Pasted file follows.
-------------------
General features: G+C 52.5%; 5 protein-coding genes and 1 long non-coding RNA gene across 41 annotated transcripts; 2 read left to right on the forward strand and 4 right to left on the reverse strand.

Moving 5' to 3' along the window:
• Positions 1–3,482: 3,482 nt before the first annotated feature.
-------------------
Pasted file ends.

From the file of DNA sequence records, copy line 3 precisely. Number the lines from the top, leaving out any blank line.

• Positions 1–3,482: 3,482 nt before the first annotated feature.